You can add Nevada to the list of states that don't levy a "pink tax" on feminine hygiene products.
On Tuesday, voters in that state amended the tax act of 1955 and removed the sales and storage tax on tampons and sanitary pads.
Senate Bill 415 was first approved in 2017 by the state's legislature, and is now set to become law. The change was approved by 56.9% of the voters during Tuesday's midterm election.
Nine states and the District of Columbia exempt feminine hygiene products from sales taxes. Five other states don't have general sales taxes.
Over the last few years, the issue of exempting feminine hygiene products has been a tax policy discussion in several states.
Proponents of removing the tax say these items are a necessity, not a luxury. In Nevada, opponents of the measure said that exempting these products from taxation could result in less revenue for local governments and school districts.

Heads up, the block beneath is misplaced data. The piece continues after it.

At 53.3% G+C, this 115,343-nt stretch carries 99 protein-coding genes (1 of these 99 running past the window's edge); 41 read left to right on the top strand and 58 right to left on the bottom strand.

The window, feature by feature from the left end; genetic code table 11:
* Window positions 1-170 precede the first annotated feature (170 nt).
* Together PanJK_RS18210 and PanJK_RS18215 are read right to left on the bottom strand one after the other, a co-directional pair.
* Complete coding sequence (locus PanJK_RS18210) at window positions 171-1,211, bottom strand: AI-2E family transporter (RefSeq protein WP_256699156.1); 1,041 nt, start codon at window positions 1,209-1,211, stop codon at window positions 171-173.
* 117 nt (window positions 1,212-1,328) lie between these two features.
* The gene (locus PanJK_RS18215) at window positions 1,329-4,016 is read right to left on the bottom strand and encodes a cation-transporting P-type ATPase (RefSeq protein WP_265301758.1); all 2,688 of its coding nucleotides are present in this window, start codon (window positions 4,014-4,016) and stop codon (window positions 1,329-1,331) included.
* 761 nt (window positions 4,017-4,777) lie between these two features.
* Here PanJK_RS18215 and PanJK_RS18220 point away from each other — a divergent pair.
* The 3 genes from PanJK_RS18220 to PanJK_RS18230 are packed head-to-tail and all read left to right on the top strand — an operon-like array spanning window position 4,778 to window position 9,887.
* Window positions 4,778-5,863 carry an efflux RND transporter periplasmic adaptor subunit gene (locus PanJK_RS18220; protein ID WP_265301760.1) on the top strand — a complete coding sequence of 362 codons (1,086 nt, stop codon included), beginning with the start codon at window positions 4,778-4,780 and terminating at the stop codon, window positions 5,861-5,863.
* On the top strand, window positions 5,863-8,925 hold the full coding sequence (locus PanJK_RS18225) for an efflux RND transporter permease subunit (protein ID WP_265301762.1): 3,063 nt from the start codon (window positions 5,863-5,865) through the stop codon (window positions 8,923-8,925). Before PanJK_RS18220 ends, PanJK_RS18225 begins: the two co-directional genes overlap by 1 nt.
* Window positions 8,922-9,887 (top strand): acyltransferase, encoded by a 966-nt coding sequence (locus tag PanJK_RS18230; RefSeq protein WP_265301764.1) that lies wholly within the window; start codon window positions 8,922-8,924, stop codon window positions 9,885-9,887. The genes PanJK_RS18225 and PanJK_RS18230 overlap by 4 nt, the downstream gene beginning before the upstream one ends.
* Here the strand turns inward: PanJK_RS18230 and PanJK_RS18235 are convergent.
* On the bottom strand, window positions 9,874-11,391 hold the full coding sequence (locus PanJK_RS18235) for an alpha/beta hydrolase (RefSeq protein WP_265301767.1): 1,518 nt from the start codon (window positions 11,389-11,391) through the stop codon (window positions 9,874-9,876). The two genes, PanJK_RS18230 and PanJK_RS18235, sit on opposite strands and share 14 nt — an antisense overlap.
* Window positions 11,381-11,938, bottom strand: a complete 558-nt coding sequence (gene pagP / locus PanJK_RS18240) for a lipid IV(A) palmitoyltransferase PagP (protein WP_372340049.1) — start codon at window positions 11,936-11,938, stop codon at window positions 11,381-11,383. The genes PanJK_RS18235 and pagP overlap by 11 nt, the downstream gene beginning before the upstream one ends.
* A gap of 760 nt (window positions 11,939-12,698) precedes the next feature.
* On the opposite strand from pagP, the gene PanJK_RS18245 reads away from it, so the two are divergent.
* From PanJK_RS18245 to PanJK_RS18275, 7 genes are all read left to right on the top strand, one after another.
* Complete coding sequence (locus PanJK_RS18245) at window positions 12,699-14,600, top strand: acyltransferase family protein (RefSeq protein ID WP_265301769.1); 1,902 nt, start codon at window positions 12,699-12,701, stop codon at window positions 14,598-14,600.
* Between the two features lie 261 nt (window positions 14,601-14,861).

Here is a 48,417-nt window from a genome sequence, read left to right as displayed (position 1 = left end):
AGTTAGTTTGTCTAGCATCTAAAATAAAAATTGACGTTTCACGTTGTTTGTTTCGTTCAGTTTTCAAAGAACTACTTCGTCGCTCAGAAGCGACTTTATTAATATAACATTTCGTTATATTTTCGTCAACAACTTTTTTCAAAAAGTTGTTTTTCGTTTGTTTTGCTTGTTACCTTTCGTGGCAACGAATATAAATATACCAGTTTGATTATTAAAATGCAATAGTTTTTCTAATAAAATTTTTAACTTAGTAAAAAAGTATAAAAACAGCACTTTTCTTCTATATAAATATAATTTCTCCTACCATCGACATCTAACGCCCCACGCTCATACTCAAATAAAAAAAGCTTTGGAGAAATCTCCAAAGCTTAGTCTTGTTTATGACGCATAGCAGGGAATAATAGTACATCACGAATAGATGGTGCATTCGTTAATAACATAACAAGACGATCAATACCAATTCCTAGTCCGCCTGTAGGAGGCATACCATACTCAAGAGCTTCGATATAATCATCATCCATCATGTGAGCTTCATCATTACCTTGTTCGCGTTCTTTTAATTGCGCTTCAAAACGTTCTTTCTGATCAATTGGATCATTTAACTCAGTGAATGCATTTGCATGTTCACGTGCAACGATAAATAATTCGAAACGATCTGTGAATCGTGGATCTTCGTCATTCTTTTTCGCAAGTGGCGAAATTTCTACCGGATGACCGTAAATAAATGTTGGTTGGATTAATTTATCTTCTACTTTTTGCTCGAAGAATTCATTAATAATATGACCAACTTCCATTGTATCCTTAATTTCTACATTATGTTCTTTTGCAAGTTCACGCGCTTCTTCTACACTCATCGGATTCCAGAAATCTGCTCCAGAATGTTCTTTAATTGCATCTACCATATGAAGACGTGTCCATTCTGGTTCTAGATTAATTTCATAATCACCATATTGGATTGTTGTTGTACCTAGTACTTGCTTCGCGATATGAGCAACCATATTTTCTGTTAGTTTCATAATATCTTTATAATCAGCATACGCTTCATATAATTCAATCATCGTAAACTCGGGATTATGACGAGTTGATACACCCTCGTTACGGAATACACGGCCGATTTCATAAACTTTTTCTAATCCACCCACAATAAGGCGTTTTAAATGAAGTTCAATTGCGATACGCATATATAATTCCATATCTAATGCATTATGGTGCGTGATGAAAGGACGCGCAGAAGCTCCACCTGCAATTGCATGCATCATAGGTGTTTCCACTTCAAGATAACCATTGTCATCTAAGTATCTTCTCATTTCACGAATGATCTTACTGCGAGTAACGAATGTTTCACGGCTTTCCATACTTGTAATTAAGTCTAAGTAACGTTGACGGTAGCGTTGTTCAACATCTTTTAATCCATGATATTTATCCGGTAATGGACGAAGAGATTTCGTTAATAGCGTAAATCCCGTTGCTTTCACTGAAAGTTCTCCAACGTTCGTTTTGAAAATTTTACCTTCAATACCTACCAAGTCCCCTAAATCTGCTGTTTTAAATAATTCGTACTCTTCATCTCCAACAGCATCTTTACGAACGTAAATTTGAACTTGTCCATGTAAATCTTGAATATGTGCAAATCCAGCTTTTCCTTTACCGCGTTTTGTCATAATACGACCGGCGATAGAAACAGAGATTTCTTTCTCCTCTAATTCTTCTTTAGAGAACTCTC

The amount spent in taxes per box of feminine hygiene products may not seem like much, but it adds up.
According to the state's fiscal note, as of July 2017 there were approximately 867,000 females between the ages of 12 and 55 living in Nevada.
Assuming all of them spent $7 to $10 per month on feminine hygiene products, purchases would "generate total taxable sales" of $72.8 million to $104.0 million each year, the fiscal note said.
Dropping the sales tax of 6.86% on these products would result in an annual loss of $4.96 million to $7.11 million in tax revenue, the fiscal note said.
Groceries, candy and soda are already exempt from sales taxes in Nevada, the Tax Foundation, a think tank, reported.
In Nevada, the change will become effective January 1, 2019, and expire December 31, 2028, the fiscal note states.
CNN reached out to the office of the Secretary of State for further comment.
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Nevada becomes the 10th state to eliminate a 'pink tax' on menstrual products